Scottish independence: How would the UK fare without Scotland?
If Scotland votes for independence on 18 September, what would it actually mean for the rest of the UK?
Although only residents of Scotland can decide the outcome of the referendum, a "Yes" vote will mean changes for the whole of the UK - and one of the greatest will be to do with the physical size of the country itself.
So an already busy country would suddenly become much more crowded, statistically at least.
Scotland contributes some £106.3bn of goods and services in "Gross Value Added" (GVA) - the key measure by which the Office for National Statistics records regional economic output in the UK.
The UK's total GVA, which was some £1,383bn in 2012, according to ONS figures.
The effect of Scotland - and its population - leaving the UK would be a small increase in GDP per head of some £117.
The value of Scotland's exports to the rest of the world, excluding that to other UK nations, accounted for some 7% of the UK total in 2012.
Scotland's 59 seats in Westminster would disappear if the country votes "Yes" in September, and this could have a drastic impact on future governments.
Modelling the result of the 2010 general election minus Scotland's 59 Westminster seats would have seen David Cameron secure a modest but workable majority of 21. Labour would lose their 41 seats north of the border, while the Lib Dems would drop by 11.
In this alternate 2010 universe, the House of Commons would have looked like something like this.
Scotland has long suffered lower life-expectancy rates than other parts of the UK, with social problems and pockets of severe poverty cited as factors.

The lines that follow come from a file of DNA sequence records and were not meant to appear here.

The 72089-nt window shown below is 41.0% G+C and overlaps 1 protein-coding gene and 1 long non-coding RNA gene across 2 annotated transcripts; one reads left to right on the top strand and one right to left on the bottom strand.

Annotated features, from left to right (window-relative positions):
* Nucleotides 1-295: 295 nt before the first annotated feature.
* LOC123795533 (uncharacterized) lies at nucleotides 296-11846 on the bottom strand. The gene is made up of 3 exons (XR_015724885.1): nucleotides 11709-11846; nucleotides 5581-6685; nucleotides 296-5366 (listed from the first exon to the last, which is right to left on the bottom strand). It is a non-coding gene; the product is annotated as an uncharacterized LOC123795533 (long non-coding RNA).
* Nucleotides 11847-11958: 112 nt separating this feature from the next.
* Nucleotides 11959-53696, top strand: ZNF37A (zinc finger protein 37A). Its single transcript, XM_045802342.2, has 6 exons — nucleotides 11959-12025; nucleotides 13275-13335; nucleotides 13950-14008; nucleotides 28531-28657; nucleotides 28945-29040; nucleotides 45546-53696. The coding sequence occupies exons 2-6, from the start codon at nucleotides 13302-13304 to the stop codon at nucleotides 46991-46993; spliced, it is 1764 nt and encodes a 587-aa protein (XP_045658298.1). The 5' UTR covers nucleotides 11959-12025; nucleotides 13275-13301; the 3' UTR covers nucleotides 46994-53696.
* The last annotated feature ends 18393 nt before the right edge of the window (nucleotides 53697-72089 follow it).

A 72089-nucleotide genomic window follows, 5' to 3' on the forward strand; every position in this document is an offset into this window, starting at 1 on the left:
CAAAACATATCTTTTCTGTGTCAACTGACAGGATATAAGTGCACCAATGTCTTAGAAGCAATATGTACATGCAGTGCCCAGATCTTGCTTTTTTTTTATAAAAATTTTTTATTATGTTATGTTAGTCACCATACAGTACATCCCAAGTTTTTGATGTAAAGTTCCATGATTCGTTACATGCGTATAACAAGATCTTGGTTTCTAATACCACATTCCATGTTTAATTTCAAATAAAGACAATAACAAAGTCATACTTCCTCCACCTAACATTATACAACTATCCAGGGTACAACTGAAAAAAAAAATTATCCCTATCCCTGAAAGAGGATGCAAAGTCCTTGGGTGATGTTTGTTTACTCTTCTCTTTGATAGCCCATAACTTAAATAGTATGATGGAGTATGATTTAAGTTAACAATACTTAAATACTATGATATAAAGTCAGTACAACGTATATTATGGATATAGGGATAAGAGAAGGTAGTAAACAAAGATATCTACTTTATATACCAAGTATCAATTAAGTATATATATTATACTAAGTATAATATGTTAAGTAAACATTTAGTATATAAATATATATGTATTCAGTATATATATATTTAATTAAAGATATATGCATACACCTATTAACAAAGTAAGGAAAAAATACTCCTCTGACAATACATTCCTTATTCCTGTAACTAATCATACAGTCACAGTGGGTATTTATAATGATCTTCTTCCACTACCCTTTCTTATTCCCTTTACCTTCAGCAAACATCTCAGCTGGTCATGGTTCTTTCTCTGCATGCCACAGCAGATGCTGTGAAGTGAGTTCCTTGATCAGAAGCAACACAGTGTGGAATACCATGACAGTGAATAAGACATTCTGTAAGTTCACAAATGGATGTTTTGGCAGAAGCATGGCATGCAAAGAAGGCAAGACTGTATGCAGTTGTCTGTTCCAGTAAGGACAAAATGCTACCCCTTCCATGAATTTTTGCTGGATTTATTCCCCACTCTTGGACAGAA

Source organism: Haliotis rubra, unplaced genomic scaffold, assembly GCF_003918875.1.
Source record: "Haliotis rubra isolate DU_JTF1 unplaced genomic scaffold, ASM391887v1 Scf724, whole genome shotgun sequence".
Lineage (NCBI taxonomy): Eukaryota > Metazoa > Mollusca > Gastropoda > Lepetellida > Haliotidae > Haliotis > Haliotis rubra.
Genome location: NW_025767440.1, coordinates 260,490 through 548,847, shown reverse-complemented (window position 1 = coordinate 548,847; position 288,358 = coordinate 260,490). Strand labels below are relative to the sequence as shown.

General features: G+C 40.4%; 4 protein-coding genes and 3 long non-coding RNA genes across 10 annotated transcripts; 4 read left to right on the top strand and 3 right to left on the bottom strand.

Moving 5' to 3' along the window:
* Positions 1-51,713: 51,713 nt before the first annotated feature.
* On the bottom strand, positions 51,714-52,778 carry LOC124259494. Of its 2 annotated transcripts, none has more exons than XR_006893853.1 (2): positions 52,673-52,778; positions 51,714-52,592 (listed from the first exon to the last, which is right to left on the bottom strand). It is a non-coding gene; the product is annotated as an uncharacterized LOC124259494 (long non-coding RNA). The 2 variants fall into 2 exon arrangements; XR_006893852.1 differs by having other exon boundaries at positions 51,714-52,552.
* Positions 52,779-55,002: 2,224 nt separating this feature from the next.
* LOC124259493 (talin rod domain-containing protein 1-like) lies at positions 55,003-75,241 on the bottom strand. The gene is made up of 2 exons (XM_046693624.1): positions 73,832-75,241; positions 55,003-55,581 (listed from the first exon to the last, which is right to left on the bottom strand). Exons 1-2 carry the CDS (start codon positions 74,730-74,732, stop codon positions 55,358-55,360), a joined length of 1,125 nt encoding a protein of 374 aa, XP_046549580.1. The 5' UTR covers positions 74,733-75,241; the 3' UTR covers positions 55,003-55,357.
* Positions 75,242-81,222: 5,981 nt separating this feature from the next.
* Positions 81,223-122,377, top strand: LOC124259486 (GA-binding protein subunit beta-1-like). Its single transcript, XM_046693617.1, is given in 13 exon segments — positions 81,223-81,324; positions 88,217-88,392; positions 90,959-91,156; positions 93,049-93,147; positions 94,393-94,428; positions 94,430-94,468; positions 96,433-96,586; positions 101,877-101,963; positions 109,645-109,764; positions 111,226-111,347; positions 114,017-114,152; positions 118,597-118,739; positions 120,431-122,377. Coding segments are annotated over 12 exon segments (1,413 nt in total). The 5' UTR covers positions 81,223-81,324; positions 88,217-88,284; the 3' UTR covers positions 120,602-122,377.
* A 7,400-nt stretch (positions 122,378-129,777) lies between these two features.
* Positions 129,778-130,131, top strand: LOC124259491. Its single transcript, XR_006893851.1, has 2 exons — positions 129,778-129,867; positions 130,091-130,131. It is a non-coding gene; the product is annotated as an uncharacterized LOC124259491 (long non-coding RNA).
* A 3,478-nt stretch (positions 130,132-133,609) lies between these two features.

Current UK figures show that men can expect to reach 78.7 years and women 82.6 years.
But if Scotland left the effect would only be a small statistical shift, with men gaining a potential extra 0.4 years (4.8 months) and women 0.3 years (3.6 months).
By comparison with the EU; life expectancy for men is highest in Sweden, where men can expect to reach 79.9 years, while women live longest in Spain (85.1 years).
Despite this, recent statistics for Scotland appear to show an improvement. [Click here]
- A referendum on whether Scotland should become independent is to take place
- People resident in Scotland will be able to take part in the vote, answering the "yes/no" question: "Should Scotland be an independent country?"
- The referendum will take place on Thursday 18 September, 2014
- Go to the BBC's Scotland Decides page for analysis, background and explainers on the independence debate.
An earlier version of this article misrepresented some data on life expectancy, GDP and exports. This has been amended.